in Gaming

To Objective-C or not Objective-C

swift-book-150x150It has now been almost two weeks since Apple released the Swift programming language and after the initial hoopla and everyone chiming in on what language it most resemble, and as the euphoria begins to settle and realization begins to finally sink in, I am seeing two camps with opposing views as to what should you learn first.

Drew McCormack tweeted “Intriguing that non-devs seem to perceive learning Swift as being much easier than Obj-C. I guarantee it is much, much harder. C++ hard.” see his tweet. The tweet has gotten quite a response.

And yesterday, June 11th, Aaron Hillegas, blogged that “iOS Developers Need to Know Objective-C”, (read his blog here) and by reading the comments left on the blog, it got quite heated, vocal and accusatory. Aaron has authored numerous books on iOS development.

On the other hand, we have newcomers, who look at Swift and have fallen in love at how ‘easy’ and ‘readable’ Swift is. Some are comparing it to JavaScript, others to Scala, Haskell and Rust. Clearly, Swift ‘borrowed’ heavily from all theses different languages and others, as stated by Chris Latnner on his webpage. And Apple’s Xcode playground, makes Swift look like an leisurely afternoon walk in a balmy day in Central Park.

This battle fronts remind me of old Apple Windows ads of “Hi am a Mac, Hi am a PC”, but now we have “Hi, am a Swift Programmer, Hi am an Objective-C programmer”. (Maybe I can get my crew to come up with some clever sarcastic videos depicting said programmers).

What do I think?

There is an element of truth to the fact that you need to have some prior experience in programming in order to dive into Swift. I have been looking at it for a week now just like all of us are doing at the moment, and I have to say, that I find some of the language semantics easy on the eye, some others, not so much. Don’t get me started on the notion that you can use emoji’s as variable names. Just how many poop emoji variables can one have in a page. Yet, it makes the integration with the cocoa and other frameworks more palatable. And that is the point, I think that just ‘learning Swift’ is not going to make you an Mac or iOS developer. It is about the framework and learning Cocoa, SpriteKit, CloudKit and the hundreds of other Objective-C frameworks out there to integrate with Swift is what I think is necessary. And lets not forget the millions of C++ lines of existing code out there (on top of the other million Objective-C code), as well as pure raw “C”.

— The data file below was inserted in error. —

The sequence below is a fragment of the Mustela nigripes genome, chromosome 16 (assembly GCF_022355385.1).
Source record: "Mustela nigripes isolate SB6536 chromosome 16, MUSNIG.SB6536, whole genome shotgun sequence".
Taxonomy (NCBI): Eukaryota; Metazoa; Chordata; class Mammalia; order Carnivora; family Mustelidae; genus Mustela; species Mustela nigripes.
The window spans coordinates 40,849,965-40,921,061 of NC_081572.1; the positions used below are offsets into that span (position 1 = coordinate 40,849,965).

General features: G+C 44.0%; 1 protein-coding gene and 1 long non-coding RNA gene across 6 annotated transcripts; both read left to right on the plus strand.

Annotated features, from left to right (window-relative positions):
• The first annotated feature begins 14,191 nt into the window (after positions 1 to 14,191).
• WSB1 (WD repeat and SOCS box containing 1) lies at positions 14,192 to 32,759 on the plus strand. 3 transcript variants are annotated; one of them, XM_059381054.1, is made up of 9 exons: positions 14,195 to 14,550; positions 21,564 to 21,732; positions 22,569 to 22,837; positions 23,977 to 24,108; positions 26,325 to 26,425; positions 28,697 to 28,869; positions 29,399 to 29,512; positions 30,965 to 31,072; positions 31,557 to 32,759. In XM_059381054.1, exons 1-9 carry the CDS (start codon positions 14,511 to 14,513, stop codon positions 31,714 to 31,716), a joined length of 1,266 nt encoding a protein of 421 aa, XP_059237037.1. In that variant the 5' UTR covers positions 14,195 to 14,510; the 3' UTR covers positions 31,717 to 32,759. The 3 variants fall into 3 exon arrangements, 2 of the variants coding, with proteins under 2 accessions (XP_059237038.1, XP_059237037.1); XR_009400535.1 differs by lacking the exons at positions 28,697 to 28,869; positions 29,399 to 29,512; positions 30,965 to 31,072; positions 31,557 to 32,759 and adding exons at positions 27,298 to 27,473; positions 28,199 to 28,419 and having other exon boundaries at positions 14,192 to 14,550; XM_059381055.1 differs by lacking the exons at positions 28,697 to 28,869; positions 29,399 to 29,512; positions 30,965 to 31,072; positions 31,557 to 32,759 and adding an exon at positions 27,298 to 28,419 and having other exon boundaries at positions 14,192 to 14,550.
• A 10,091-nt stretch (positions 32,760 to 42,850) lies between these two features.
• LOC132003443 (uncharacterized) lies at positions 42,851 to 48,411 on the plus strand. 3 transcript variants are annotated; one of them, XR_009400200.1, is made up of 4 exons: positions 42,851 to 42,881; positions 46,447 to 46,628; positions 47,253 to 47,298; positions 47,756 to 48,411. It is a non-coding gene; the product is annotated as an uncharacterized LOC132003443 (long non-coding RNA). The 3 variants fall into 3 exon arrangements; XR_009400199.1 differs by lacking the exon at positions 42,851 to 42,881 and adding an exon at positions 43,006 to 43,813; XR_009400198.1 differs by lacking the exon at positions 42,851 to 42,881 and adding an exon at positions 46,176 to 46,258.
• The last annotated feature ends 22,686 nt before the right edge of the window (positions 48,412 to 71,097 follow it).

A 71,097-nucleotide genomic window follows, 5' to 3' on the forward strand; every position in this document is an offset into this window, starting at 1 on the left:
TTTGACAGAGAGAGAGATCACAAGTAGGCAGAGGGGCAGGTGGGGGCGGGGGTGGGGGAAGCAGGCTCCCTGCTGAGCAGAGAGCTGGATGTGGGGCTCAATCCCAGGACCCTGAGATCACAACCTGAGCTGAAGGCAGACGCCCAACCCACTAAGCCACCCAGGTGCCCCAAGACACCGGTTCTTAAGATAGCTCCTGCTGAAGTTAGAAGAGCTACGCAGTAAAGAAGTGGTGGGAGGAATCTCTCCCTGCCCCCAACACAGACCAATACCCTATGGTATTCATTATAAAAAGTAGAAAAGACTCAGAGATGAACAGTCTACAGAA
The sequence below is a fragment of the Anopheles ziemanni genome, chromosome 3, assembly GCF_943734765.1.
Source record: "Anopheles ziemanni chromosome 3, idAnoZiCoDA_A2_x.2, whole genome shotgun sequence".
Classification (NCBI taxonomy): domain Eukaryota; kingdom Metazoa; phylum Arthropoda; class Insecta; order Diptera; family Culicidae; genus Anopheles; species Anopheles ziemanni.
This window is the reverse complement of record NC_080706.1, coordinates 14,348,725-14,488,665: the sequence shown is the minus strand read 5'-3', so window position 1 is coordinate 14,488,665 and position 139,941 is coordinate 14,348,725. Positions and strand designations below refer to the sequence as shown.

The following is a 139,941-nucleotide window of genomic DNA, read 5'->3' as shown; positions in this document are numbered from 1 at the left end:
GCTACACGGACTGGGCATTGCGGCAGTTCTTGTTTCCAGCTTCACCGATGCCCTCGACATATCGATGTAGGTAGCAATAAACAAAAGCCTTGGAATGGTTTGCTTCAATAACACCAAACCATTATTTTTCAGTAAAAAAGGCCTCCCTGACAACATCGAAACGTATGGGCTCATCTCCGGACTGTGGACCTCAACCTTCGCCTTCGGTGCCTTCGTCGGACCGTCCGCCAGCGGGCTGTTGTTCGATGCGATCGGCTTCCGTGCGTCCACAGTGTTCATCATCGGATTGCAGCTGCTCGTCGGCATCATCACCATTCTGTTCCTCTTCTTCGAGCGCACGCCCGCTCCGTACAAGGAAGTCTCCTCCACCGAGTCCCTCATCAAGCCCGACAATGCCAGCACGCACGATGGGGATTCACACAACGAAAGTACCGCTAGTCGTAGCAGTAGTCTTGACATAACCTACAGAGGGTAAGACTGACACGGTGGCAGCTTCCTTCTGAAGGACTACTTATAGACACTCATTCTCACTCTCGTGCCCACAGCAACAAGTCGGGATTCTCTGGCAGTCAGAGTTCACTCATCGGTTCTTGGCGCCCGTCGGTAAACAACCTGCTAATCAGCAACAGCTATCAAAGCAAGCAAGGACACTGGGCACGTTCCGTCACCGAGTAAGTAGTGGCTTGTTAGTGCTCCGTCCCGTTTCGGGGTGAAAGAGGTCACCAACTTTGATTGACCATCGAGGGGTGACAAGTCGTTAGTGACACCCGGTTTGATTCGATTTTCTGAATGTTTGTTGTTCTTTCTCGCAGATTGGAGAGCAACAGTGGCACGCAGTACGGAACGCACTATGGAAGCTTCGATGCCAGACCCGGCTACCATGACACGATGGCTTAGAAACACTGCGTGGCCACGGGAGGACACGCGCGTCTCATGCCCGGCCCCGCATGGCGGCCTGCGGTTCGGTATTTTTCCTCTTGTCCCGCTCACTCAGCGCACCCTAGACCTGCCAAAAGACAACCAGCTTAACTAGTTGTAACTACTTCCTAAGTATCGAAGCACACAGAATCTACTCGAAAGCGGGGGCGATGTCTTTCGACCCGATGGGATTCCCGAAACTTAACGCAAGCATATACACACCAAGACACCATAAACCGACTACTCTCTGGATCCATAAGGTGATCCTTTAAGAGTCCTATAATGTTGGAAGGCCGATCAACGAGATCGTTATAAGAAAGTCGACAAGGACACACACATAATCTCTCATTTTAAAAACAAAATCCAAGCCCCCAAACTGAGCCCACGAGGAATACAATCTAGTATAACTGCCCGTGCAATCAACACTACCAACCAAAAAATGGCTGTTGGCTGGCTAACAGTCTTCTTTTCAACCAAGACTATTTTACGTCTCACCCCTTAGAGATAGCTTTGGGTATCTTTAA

All hail the great “C” language which is almost nearing 50 years of age and it wont die. (oops sorry I digress).

If you want to be an iOS/MacOS programmer and want to write super cool apps, and If you don’t know what NSWindow, NSObject, NS…. is, well then, Swift is just going to be just as useful as a Zambonie at a Football field. During WWDC, Nate Murray wrote a Flappy Bird clone within 24 hours of Swift being released, calling it FlappySwift. (click here for git). Am pretty confident that Nate knows his Cocoa Frameworks pretty well, and am willing to sate, he knows his Objective-C well enough to have gotten FlappySwift off the ground in hours.

The barrier to Mac development got easier (?) with Swift, but there are all the intricacies we have come to love/hate over the years that we have had to struggle with and learn. The new crop of Mac developers (new being the key word here) who will think using Swift is going to be easy, are in for a quite a treat. And don’t get me wrong, I am as enthusiastic about Swift as all of you are, but some of my thoughts here are based on my experiences as a developer.

I could go on, what do you think of developers learning Objective-C first then Swift, or vice-a-versa?

Thoughts welcomed,




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